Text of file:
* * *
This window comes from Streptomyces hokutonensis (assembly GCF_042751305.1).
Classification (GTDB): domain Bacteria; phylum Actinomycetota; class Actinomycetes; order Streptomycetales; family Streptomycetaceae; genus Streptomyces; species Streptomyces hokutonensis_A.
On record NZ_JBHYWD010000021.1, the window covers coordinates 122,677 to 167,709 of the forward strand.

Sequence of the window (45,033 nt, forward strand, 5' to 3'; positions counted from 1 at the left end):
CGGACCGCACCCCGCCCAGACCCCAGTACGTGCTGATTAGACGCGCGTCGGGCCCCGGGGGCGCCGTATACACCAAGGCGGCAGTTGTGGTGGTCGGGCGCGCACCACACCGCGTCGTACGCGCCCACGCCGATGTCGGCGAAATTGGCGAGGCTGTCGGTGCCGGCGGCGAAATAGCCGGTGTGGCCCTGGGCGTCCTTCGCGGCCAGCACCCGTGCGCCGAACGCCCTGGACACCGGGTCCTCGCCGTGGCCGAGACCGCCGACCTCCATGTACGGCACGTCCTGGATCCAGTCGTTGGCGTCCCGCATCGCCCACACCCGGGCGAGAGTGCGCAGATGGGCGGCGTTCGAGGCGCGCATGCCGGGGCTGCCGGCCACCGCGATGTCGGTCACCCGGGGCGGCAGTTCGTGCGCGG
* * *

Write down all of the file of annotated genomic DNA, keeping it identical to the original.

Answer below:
This window comes from Streptomyces hokutonensis (assembly GCF_042751305.1).
Classification (GTDB): domain Bacteria; phylum Actinomycetota; class Actinomycetes; order Streptomycetales; family Streptomycetaceae; genus Streptomyces; species Streptomyces hokutonensis_A.
On record NZ_JBHYWD010000021.1, the window covers coordinates 122,677 to 167,709 of the forward strand.

Sequence of the window (45,033 nt, forward strand, 5' to 3'; positions counted from 1 at the left end):
CGGACCGCACCCCGCCCAGACCCCAGTACGTGCTGATTAGACGCGCGTCGGGCCCCGGGGGCGCCGTATACACCAAGGCGGCAGTTGTGGTGGTCGGGCGCGCACCACACCGCGTCGTACGCGCCCACGCCGATGTCGGCGAAATTGGCGAGGCTGTCGGTGCCGGCGGCGAAATAGCCGGTGTGGCCCTGGGCGTCCTTCGCGGCCAGCACCCGTGCGCCGAACGCCCTGGACACCGGGTCCTCGCCGTGGCCGAGACCGCCGACCTCCATGTACGGCACGTCCTGGATCCAGTCGTTGGCGTCCCGCATCGCCCACACCCGGGCGAGAGTGCGCAGATGGGCGGCGTTCGAGGCGCGCATGCCGGGGCTGCCGGCCACCGCGATGTCGGTCACCCGGGGCGGCAGTTCGTGCGCGG